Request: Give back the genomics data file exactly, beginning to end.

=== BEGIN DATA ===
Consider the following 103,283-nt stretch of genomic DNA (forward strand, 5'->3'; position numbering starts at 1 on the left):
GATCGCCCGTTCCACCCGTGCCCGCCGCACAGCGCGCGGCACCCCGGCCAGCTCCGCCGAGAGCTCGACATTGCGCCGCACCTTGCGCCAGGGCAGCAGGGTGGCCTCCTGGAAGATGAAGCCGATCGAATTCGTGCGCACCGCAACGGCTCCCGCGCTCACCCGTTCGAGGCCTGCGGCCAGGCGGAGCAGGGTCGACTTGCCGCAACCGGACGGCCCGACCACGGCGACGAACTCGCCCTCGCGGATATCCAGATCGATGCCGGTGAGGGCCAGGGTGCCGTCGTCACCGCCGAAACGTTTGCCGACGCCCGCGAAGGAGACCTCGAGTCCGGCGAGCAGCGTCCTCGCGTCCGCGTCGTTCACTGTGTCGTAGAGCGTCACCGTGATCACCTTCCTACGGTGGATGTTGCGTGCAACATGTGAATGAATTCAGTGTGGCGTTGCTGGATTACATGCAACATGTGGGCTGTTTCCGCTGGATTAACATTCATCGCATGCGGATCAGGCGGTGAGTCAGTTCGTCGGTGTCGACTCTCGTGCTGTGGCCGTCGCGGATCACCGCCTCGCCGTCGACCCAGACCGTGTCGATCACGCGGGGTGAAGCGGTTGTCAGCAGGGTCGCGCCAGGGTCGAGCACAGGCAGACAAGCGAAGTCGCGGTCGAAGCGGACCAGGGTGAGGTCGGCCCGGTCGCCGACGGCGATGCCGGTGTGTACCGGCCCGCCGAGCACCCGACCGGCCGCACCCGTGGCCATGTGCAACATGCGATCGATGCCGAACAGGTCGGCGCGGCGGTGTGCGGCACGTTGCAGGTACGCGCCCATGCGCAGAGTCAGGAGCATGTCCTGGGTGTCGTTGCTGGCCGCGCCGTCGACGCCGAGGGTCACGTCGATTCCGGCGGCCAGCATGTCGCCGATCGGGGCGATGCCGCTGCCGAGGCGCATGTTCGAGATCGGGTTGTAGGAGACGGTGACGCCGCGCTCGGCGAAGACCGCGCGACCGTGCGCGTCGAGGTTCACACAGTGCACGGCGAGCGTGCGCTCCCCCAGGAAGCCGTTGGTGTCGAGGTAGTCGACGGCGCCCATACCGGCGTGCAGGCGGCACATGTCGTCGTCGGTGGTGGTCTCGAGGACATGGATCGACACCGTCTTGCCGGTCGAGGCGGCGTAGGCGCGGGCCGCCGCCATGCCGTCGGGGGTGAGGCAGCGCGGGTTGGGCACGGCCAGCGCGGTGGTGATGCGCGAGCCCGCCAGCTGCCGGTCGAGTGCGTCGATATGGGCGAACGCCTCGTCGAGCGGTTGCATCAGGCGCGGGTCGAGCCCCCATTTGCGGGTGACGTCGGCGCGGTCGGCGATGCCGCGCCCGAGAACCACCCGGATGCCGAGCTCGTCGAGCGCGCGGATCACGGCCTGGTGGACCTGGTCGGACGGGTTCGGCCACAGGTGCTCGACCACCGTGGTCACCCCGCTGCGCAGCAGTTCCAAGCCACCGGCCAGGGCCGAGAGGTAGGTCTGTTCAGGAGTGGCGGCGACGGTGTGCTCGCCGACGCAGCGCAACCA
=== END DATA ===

Consider the following 103,283-nt stretch of genomic DNA (forward strand, 5'->3'; position numbering starts at 1 on the left):
GATCGCCCGTTCCACCCGTGCCCGCCGCACAGCGCGCGGCACCCCGGCCAGCTCCGCCGAGAGCTCGACATTGCGCCGCACCTTGCGCCAGGGCAGCAGGGTGGCCTCCTGGAAGATGAAGCCGATCGAATTCGTGCGCACCGCAACGGCTCCCGCGCTCACCCGTTCGAGGCCTGCGGCCAGGCGGAGCAGGGTCGACTTGCCGCAACCGGACGGCCCGACCACGGCGACGAACTCGCCCTCGCGGATATCCAGATCGATGCCGGTGAGGGCCAGGGTGCCGTCGTCACCGCCGAAACGTTTGCCGACGCCCGCGAAGGAGACCTCGAGTCCGGCGAGCAGCGTCCTCGCGTCCGCGTCGTTCACTGTGTCGTAGAGCGTCACCGTGATCACCTTCCTACGGTGGATGTTGCGTGCAACATGTGAATGAATTCAGTGTGGCGTTGCTGGATTACATGCAACATGTGGGCTGTTTCCGCTGGATTAACATTCATCGCATGCGGATCAGGCGGTGAGTCAGTTCGTCGGTGTCGACTCTCGTGCTGTGGCCGTCGCGGATCACCGCCTCGCCGTCGACCCAGACCGTGTCGATCACGCGGGGTGAAGCGGTTGTCAGCAGGGTCGCGCCAGGGTCGAGCACAGGCAGACAAGCGAAGTCGCGGTCGAAGCGGACCAGGGTGAGGTCGGCCCGGTCGCCGACGGCGATGCCGGTGTGTACCGGCCCGCCGAGCACCCGACCGGCCGCACCCGTGGCCATGTGCAACATGCGATCGATGCCGAACAGGTCGGCGCGGCGGTGTGCGGCACGTTGCAGGTACGCGCCCATGCGCAGAGTCAGGAGCATGTCCTGGGTGTCGTTGCTGGCCGCGCCGTCGACGCCGAGGGTCACGTCGATTCCGGCGGCCAGCATGTCGCCGATCGGGGCGATGCCGCTGCCGAGGCGCATGTTCGAGATCGGGTTGTAGGAGACGGTGACGCCGCGCTCGGCGAAGACCGCGCGACCGTGCGCGTCGAGGTTCACACAGTGCACGGCGAGCGTGCGCTCCCCCAGGAAGCCGTTGGTGTCGAGGTAGTCGACGGCGCCCATACCGGCGTGCAGGCGGCACATGTCGTCGTCGGTGGTGGTCTCGAGGACATGGATCGACACCGTCTTGCCGGTCGAGGCGGCGTAGGCGCGGGCCGCCGCCATGCCGTCGGGGGTGAGGCAGCGCGGGTTGGGCACGGCCAGCGCGGTGGTGATGCGCGAGCCCGCCAGCTGCCGGTCGAGTGCGTCGATATGGGCGAACGCCTCGTCGAGCGGTTGCATCAGGCGCGGGTCGAGCCCCCATTTGCGGGTGACGTCGGCGCGGTCGGCGATGCCGCGCCCGAGAACCACCCGGATGCCGAGCTCGTCGAGCGCGCGGATCACGGCCTGGTGGACCTGGTCGGACGGGTTCGGCCACAGGTGCTCGACCACCGTGGTCACCCCGCTGCGCAGCAGTTCCAAGCCACCGGCCAGGGCCGAGAGGTAGGTCTGTTCAGGAGTGGCGGCGACGGTGTGCTCGCCGACGCAGCGCAACCA